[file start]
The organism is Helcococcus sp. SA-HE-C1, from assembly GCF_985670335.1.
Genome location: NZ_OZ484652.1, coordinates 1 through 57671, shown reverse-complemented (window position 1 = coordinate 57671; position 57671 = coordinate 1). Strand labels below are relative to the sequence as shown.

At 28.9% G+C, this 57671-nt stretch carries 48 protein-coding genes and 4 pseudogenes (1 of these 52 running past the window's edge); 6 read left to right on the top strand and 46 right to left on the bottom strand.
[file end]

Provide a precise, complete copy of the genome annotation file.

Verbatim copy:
The organism is Helcococcus sp. SA-HE-C1, from assembly GCF_985670335.1.
Genome location: NZ_OZ484652.1, coordinates 1 through 57671, shown reverse-complemented (window position 1 = coordinate 57671; position 57671 = coordinate 1). Strand labels below are relative to the sequence as shown.

At 28.9% G+C, this 57671-nt stretch carries 48 protein-coding genes and 4 pseudogenes (1 of these 52 running past the window's edge); 6 read left to right on the top strand and 46 right to left on the bottom strand.